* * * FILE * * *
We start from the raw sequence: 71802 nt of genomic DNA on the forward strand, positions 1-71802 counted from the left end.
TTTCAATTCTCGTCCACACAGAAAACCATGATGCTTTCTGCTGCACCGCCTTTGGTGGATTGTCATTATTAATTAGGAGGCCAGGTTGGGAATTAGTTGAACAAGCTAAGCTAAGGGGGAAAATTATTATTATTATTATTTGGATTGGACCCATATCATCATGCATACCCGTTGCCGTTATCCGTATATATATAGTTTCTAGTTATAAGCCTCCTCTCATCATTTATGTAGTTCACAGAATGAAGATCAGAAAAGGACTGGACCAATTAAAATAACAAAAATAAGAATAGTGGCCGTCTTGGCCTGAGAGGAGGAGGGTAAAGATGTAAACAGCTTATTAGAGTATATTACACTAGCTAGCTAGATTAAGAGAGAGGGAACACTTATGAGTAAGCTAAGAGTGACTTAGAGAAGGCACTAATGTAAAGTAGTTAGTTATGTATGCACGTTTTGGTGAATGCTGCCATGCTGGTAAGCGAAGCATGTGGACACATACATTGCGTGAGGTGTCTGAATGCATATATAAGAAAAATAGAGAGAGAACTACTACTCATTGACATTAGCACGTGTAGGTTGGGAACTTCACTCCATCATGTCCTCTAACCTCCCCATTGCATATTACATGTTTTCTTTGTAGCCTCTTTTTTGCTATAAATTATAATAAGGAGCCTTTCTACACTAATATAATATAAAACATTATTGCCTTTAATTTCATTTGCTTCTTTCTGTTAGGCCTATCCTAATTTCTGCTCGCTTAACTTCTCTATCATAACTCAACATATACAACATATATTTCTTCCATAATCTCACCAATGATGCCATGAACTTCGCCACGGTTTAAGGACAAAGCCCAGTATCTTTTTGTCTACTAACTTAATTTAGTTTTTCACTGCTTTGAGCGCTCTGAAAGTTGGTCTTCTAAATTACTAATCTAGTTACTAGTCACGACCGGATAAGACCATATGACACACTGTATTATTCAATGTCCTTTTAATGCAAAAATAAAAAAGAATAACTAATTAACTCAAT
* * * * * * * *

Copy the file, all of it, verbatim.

We start from the raw sequence: 71802 nt of genomic DNA on the forward strand, positions 1-71802 counted from the left end.
TTTCAATTCTCGTCCACACAGAAAACCATGATGCTTTCTGCTGCACCGCCTTTGGTGGATTGTCATTATTAATTAGGAGGCCAGGTTGGGAATTAGTTGAACAAGCTAAGCTAAGGGGGAAAATTATTATTATTATTATTTGGATTGGACCCATATCATCATGCATACCCGTTGCCGTTATCCGTATATATATAGTTTCTAGTTATAAGCCTCCTCTCATCATTTATGTAGTTCACAGAATGAAGATCAGAAAAGGACTGGACCAATTAAAATAACAAAAATAAGAATAGTGGCCGTCTTGGCCTGAGAGGAGGAGGGTAAAGATGTAAACAGCTTATTAGAGTATATTACACTAGCTAGCTAGATTAAGAGAGAGGGAACACTTATGAGTAAGCTAAGAGTGACTTAGAGAAGGCACTAATGTAAAGTAGTTAGTTATGTATGCACGTTTTGGTGAATGCTGCCATGCTGGTAAGCGAAGCATGTGGACACATACATTGCGTGAGGTGTCTGAATGCATATATAAGAAAAATAGAGAGAGAACTACTACTCATTGACATTAGCACGTGTAGGTTGGGAACTTCACTCCATCATGTCCTCTAACCTCCCCATTGCATATTACATGTTTTCTTTGTAGCCTCTTTTTTGCTATAAATTATAATAAGGAGCCTTTCTACACTAATATAATATAAAACATTATTGCCTTTAATTTCATTTGCTTCTTTCTGTTAGGCCTATCCTAATTTCTGCTCGCTTAACTTCTCTATCATAACTCAACATATACAACATATATTTCTTCCATAATCTCACCAATGATGCCATGAACTTCGCCACGGTTTAAGGACAAAGCCCAGTATCTTTTTGTCTACTAACTTAATTTAGTTTTTCACTGCTTTGAGCGCTCTGAAAGTTGGTCTTCTAAATTACTAATCTAGTTACTAGTCACGACCGGATAAGACCATATGACACACTGTATTATTCAATGTCCTTTTAATGCAAAAATAAAAAAGAATAACTAATTAACTCAAT